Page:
“When they crossed this red line, we acted,” Yaalon said at a news conference with U.S. Defense Secretary Chuck Hagel, in comments widely interpreted as confirming reports that an Israeli air strike in Syria in January had targeted a Hezbollah-bound arms convoy. (Editing by Alison Williams)

What Boston hospitals learned from Israel

Minutes after a terrorist attack killed three at the finish line of the Boston Marathon, doctors and nurses at the city’s hospitals faced a harrowing scene — severed limbs, burned bodies, shrapnel buried in skin.

For Boston doctors, the challenge presented by last week’s bombing was unprecedented — but they were prepared.

Many of the city’s hospitals have doctors with actual battlefield experience. Others have trauma experience from deployments on humanitarian missions, like the one that followed the Haitian earthquake, and have learned from presentations by veterans of other terror attacks like the one at a movie theater in Colorado.

But they have benefited as well from the expertise developed by Israeli physicians over decades of treating victims of terrorist attacks — expertise that Israel has shared with scores of doctors and hospitals around the world. Eight years ago, four Israeli doctors and a staff of nurses spent two days at Massachusetts General Hospital teaching hospital staff the methods pioneered in Israel.

According to the New Yorker magazine, every Boston patient who reached the hospital alive has survived.

“We had periods where every week we had an attack,” said Dror Soffer, director of the trauma division at the Tel Aviv Medical Center, who participated in the delegation. “It becomes your routine.”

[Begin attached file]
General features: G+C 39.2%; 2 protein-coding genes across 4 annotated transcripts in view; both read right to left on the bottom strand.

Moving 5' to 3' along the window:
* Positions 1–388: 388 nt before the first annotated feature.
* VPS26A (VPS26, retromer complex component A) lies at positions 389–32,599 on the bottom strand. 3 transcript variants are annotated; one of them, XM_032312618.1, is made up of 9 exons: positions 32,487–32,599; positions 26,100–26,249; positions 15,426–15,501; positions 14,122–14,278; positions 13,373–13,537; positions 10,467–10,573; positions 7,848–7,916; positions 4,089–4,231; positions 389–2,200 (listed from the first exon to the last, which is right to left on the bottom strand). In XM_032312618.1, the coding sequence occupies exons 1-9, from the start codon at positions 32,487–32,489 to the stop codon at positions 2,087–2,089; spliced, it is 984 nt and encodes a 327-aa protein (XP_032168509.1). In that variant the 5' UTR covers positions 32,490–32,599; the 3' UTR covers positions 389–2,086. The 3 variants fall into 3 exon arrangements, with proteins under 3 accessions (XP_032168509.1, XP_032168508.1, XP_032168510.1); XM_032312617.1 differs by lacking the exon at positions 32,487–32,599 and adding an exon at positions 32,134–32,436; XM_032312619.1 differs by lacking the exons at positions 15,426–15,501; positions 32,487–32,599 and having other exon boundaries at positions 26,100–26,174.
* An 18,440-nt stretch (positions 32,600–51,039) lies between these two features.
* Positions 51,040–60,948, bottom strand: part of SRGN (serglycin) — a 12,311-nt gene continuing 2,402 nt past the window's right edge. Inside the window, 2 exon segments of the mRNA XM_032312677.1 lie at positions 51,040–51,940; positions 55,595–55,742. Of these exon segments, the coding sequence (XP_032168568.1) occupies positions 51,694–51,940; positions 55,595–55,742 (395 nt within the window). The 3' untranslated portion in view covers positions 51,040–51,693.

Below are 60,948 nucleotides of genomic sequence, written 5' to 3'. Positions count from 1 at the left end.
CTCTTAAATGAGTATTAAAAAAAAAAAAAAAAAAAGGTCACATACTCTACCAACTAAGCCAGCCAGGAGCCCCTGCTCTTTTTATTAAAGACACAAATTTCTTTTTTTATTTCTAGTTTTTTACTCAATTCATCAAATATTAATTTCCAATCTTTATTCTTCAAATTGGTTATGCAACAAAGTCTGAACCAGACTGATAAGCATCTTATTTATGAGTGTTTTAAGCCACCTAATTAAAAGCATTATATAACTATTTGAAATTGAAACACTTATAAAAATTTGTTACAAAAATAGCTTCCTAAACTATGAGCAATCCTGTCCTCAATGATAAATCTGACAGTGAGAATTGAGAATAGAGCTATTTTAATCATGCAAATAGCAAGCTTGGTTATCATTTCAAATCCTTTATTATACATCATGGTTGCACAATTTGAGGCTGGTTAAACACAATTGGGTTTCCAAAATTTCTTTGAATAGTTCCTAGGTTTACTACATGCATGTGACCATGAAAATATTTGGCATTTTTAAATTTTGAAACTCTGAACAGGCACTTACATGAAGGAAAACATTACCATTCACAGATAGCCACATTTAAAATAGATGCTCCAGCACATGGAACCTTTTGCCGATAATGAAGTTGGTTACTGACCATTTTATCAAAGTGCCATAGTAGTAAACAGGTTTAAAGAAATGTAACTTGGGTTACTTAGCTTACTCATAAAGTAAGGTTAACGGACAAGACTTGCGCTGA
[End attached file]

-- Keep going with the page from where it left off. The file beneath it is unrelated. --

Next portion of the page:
Techniques that were “routine” in Israel by 2005, and helped save lives in Boston last week, began evolving in the 1990s, when Israel experienced a spate of bus bombings. Israeli doctors “rewrote the bible of blast trauma,” said Avi Rivkind, the director of surgery at Jerusalem’s Hadassah Medical Center, where 60 percent of Israeli victims have been treated.

Much of what Israel has learned about treating attack victims was done on the fly. In 1996, a 19-year-old soldier arrived at the Hadassah hospital following a bus bombing with severe injuries to her chest and esophagus. Doctors put chest drains on her lungs and performed endoscopies twice a day to stop the bleeding. Both techniques are now regular practices.

“We were sure she was going to die, and she survived,” Rivkind said.

Rivkind is an internationally recognized expert in terror medicine and widely considered one of the great brains behind Israeli innovations that have been adopted around the world.